Leonard said there’s been talk in Sacramento of state legislation that would make it easier to void fraudulent title transfers, but nothing has come forward yet. "For now it’s the same as identity theft," she said. "It causes you nightmares, but you are still you and your property is still yours."

    Padres officials didn’t respond to calls and emails seeking comment.
Source: Bogus title transfer clouds Petco ownership (Mentally ill man’s simple filing creating headaches for city, Padres).

More On Challenge To Massachusetts' New 'Ibanez Defects" Title Clearing Law

MassLive reports:
  • A group of anti-foreclosure activists is trying to repeal a new Massachusetts law that limits the amount of time a person has to challenge a foreclosure and get his home back.

    Grace Ross, coordinator of the Massachusetts Alliance Against Predatory Lending, a coalition of 70 groups that is leading the repeal effort, said the law "essentially tries to sweep illegal foreclosures...under the carpet." "The (title insurance) industry doesn't really care if we have constitutional rights, but we care if we have constitutional rights," Ross said.
    Under current law, someone who believes his home was illegally foreclosed on has 20 years to challenge the foreclosure in court. If the person wins, he could potentially get his home back.

    During and after the 2008 market crash, unscrupulous practices by some banks combined with overly complex transactions made improperly executed foreclosures a major problem nationwide. In Massachusetts, the problem is even more widespread since a 2011 Supreme Judicial Court ruling [ie. U.S. Bank Nat’l Ass’n v. Ibanez, 458 Mass. 673, 941 N.E.2d 40 (2011)] found that practices that were the industry standard, relating to who actually held a title at the time of a foreclosure, did not comply with Massachusetts law.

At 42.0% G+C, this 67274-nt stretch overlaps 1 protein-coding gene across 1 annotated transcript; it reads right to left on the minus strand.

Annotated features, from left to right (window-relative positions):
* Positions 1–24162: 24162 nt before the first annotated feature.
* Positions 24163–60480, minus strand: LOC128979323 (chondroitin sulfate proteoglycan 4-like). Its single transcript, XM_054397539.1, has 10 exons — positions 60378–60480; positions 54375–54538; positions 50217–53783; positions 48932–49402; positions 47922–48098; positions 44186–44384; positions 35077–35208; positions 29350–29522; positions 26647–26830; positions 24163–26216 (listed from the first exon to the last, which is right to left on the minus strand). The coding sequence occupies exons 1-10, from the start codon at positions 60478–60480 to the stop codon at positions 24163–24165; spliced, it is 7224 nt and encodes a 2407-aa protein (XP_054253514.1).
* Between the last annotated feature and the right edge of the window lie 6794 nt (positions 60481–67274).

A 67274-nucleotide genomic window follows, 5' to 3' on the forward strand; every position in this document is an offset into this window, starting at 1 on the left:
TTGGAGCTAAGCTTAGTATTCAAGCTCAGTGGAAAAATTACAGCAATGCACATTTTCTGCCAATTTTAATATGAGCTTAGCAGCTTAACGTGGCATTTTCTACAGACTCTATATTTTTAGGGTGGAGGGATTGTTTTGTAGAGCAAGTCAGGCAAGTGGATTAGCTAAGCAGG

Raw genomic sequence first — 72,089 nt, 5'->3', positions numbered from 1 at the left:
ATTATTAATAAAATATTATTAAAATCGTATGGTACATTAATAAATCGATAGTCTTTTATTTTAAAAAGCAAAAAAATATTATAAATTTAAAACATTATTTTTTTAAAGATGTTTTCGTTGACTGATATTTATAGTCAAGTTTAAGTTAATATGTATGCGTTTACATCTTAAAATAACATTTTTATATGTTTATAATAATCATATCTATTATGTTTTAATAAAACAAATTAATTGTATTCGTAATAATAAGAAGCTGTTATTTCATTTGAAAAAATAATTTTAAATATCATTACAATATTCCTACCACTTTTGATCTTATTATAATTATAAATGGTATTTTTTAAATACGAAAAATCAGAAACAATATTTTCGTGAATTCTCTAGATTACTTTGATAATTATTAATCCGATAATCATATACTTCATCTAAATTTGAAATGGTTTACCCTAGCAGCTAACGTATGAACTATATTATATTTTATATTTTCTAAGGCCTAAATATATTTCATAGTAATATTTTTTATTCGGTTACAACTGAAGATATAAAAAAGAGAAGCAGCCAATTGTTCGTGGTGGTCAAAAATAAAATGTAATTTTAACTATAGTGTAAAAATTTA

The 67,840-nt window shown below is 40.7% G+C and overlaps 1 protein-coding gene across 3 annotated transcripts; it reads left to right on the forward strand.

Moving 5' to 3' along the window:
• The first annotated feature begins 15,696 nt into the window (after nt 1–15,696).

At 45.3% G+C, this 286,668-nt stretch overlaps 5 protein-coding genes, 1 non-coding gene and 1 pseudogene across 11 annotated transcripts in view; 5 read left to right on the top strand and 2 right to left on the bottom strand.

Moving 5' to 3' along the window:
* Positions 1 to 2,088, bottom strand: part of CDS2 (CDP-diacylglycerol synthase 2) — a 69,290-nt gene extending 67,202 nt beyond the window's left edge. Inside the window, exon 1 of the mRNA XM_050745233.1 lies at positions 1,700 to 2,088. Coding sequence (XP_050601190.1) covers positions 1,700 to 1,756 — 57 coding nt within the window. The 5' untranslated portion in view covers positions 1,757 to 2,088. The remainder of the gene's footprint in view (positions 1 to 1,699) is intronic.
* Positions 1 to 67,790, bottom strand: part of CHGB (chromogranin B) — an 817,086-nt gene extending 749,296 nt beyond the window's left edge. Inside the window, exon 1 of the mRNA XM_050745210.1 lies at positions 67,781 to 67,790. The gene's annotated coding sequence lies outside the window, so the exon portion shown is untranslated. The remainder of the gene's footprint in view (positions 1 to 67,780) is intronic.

As a result of the uncertainty, homeowners who bought foreclosed properties may have trouble selling or refinancing their homes.

    The new law gives the person whose home was foreclosed on three years after a foreclosure or one year after the law was passed, whichever is later, to begin a court challenge to get his home back. After that time, if a court challenge has not been initiated, the person can still sue the bank that foreclosed for monetary damages, but he cannot get his house back.
    The activists say the law is unconstitutional. For one, they say the law's effective date is too early. The state constitution requires a 90-day window before a new, non-emergency law becomes effective, and this law does not have that. More substantively, they argue that the law violates the contracts clause of the U.S. Constitution by altering the terms of existing mortgages. They say the courts, not the Legislature, have authority over title clearing.

    They also argue that the law has a disparate impact on people of color and female heads of households, who were most frequently given subprime mortgages and who were the first to lose their homes to foreclosures. There are an estimated 68,000 Massachusetts residents who lost their homes to foreclosure since 2005, according to opponents of the bill.

    "The colloquial term for these mortgages in the business is 'mud people mortgages,'" said Sarah McKee, a former federal prosecutor from Amherst, who signed the petition to suspend the law. McKee said the fact that minorities and women are disproportionately affected makes the law illegal under the U.S. Constitution's equal protection clause.

    The New England Area Conference of the NAACP and other organizations representing minorities sent the Legislature a letter opposing the bill. They wrote in September that the bill "will codify illegal, racially discriminatory lending practices and cause additional harm to our communities of color."

    Ross said coalition members will challenge the law in court. Meanwhile, they are pursuing a process that allows voters to suspend a law, then vote on it. The group filed a petition with 10 signatures with Secretary of State William Galvin, and the petition is being reviewed by Attorney General Maura Healey to make sure it is allowed by law. The group then has until Feb. 23 to file 43,167 certified voter signatures with Galvin's office. If they succeed, the law will be suspended until voters decide in November whether to repeal it.